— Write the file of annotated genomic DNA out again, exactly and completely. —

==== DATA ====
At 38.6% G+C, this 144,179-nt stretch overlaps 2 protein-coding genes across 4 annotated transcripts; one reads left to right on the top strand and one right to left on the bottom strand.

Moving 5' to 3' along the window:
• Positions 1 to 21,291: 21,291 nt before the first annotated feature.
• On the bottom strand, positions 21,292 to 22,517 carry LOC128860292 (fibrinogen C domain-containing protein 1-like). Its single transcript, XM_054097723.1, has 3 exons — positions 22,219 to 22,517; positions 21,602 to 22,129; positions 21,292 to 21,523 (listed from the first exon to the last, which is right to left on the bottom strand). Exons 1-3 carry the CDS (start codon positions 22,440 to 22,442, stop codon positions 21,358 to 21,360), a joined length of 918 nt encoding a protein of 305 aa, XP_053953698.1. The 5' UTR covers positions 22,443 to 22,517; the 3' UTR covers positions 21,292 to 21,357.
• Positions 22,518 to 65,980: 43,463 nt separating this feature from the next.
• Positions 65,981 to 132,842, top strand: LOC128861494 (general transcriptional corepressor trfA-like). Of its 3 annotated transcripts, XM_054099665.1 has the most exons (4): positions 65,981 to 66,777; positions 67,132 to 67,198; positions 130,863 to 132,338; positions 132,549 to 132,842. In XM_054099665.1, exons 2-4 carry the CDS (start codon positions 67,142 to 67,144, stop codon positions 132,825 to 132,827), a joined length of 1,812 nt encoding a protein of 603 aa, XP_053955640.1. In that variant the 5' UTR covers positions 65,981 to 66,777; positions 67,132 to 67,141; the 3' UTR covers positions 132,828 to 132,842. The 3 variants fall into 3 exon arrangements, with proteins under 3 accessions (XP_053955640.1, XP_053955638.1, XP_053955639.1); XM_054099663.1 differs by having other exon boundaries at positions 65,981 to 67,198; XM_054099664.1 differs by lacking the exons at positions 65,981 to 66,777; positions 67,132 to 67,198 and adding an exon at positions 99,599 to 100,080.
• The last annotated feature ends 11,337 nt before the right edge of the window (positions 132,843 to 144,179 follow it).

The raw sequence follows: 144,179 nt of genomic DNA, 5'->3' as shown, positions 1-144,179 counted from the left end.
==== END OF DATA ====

At 38.6% G+C, this 144,179-nt stretch overlaps 2 protein-coding genes across 4 annotated transcripts; one reads left to right on the top strand and one right to left on the bottom strand.

Moving 5' to 3' along the window:
• Positions 1 to 21,291: 21,291 nt before the first annotated feature.
• On the bottom strand, positions 21,292 to 22,517 carry LOC128860292 (fibrinogen C domain-containing protein 1-like). Its single transcript, XM_054097723.1, has 3 exons — positions 22,219 to 22,517; positions 21,602 to 22,129; positions 21,292 to 21,523 (listed from the first exon to the last, which is right to left on the bottom strand). Exons 1-3 carry the CDS (start codon positions 22,440 to 22,442, stop codon positions 21,358 to 21,360), a joined length of 918 nt encoding a protein of 305 aa, XP_053953698.1. The 5' UTR covers positions 22,443 to 22,517; the 3' UTR covers positions 21,292 to 21,357.
• Positions 22,518 to 65,980: 43,463 nt separating this feature from the next.
• Positions 65,981 to 132,842, top strand: LOC128861494 (general transcriptional corepressor trfA-like). Of its 3 annotated transcripts, XM_054099665.1 has the most exons (4): positions 65,981 to 66,777; positions 67,132 to 67,198; positions 130,863 to 132,338; positions 132,549 to 132,842. In XM_054099665.1, exons 2-4 carry the CDS (start codon positions 67,142 to 67,144, stop codon positions 132,825 to 132,827), a joined length of 1,812 nt encoding a protein of 603 aa, XP_053955640.1. In that variant the 5' UTR covers positions 65,981 to 66,777; positions 67,132 to 67,141; the 3' UTR covers positions 132,828 to 132,842. The 3 variants fall into 3 exon arrangements, with proteins under 3 accessions (XP_053955640.1, XP_053955638.1, XP_053955639.1); XM_054099663.1 differs by having other exon boundaries at positions 65,981 to 67,198; XM_054099664.1 differs by lacking the exons at positions 65,981 to 66,777; positions 67,132 to 67,198 and adding an exon at positions 99,599 to 100,080.
• The last annotated feature ends 11,337 nt before the right edge of the window (positions 132,843 to 144,179 follow it).

The raw sequence follows: 144,179 nt of genomic DNA, 5'->3' as shown, positions 1-144,179 counted from the left end.